History of maternal pregnancy characteristics, birth weight, and subclinical arterial disease in young adults in the Jerusalem Perinatal Study
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<bold>Introduction:</bold> There is mounting evidence that the intrauterine environment affects the risk of clinical cardiovascular health in the adult offspring. We studied subclinical disease mechanisms that may account, at least in part, for this association by examining the associations of birth weight (BW), pre-pregnancy BMI (ppBMI), and smoking during pregnancy with offspring measurements of subclinical arterial disease. <bold>Methods:</bold> Using the EndoPAT2000 device we measured the Augmentation Index (AI), a measurement of arterial stiffness, and the Reactive Hyperemia Index (RHI), a measurement of endothelial function, in 400 subjects from the Jerusalem Perinatal Family Follow-up Study (JPS-1). The JPS-1 includes data on maternal and pregnancy characteristics collected from an interview taken shortly after birth; weight, height, and BP measurements collected at age 17; and a detailed interview, and physical exam conducted at age 32. We repeated the models adjusting for offspring BMI at age 17 and age 32 and for other maternal and offspring lifestyle, socioeconomic, and demographic characteristics. <bold>Results:</bold> We found an inverse linear association between BW and AI (β=-0.439, 95% CI (-0.830,-0.048) for a 100g increase in BW) limited to females, that remained after adjustment for offspring obesity but was attenuated after adjustment for other maternal and offspring characteristics. We did not find an association between BW and RHI. We found an inverse ‘U’ shape association between ppBMI and RHI that remained after adjustment for maternal and offspring characteristics, including offspring obesity. For example, compared to a ppBMI of 19 kg/m<super>2</super>, a ppBMI of 24 kg/m<super>2</super> was associated with a 0.14 higher mean offspring RHI (95% CI 0.004, 0.28), while compared to a ppBMI of 29 kg/m<super>2</super>, a ppBMI of 34 kg/m<super>2</super> was associated with a 0.18 lower mean offspring RHI (95% CI -0.40, -0.002). We did not find an association between ppBMI and offspring AI. There was no evidence of an association between smoking during pregnancy and offspring arterial characteristics. <bold>Conclusion:</bold> Our findings contribute to the evidence that maternal ppBMI and offspring BW may affect offspring clinical cardiovascular health later in life, and suggest that the effect may be partly due to changes in offspring subclinical arterial characteristics.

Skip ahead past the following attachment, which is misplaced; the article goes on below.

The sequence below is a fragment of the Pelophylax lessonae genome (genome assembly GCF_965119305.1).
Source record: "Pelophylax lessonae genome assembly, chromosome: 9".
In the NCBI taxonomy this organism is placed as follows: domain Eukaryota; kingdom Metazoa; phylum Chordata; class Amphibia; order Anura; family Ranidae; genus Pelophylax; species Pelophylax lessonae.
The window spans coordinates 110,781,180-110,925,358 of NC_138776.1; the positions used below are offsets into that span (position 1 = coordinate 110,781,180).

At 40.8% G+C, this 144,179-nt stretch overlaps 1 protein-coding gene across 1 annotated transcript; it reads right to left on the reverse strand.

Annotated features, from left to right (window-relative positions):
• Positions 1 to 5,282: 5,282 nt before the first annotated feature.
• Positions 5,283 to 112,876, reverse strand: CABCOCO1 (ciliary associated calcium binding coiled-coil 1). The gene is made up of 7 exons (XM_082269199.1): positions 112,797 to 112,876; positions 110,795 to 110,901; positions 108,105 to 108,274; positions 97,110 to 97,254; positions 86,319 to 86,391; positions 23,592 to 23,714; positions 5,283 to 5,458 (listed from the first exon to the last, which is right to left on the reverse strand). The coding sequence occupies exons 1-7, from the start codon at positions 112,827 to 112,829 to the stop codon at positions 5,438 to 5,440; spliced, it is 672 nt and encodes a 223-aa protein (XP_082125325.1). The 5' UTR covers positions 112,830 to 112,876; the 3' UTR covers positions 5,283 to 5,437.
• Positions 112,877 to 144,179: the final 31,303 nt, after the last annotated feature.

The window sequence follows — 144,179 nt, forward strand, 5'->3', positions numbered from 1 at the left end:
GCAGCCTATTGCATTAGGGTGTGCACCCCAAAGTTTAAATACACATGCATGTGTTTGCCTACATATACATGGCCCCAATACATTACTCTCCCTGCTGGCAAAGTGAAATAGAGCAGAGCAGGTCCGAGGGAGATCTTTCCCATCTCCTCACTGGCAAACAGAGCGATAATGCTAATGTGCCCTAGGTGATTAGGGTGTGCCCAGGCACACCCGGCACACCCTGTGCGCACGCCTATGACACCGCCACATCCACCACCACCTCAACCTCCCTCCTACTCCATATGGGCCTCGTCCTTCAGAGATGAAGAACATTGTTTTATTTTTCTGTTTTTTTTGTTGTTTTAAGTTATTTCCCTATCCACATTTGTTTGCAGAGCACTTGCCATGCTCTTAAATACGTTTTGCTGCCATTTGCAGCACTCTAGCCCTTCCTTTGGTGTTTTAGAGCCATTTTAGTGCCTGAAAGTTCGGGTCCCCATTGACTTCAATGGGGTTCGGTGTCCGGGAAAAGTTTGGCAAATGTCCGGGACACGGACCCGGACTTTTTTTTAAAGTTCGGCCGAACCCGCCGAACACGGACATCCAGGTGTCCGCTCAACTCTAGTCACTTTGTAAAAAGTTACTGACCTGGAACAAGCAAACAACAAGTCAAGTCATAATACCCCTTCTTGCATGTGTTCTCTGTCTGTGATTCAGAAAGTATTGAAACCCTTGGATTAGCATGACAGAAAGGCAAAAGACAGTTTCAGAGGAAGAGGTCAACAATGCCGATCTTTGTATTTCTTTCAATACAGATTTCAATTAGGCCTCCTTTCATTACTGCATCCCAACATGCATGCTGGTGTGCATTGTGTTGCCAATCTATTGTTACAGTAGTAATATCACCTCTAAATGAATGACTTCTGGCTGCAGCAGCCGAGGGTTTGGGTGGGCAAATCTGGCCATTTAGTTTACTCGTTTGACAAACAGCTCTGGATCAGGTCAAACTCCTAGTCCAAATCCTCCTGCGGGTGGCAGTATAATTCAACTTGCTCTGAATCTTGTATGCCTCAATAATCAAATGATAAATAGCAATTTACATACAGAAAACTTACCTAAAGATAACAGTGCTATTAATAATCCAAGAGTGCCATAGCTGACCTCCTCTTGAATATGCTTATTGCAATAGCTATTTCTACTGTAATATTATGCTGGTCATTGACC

- Epidemiology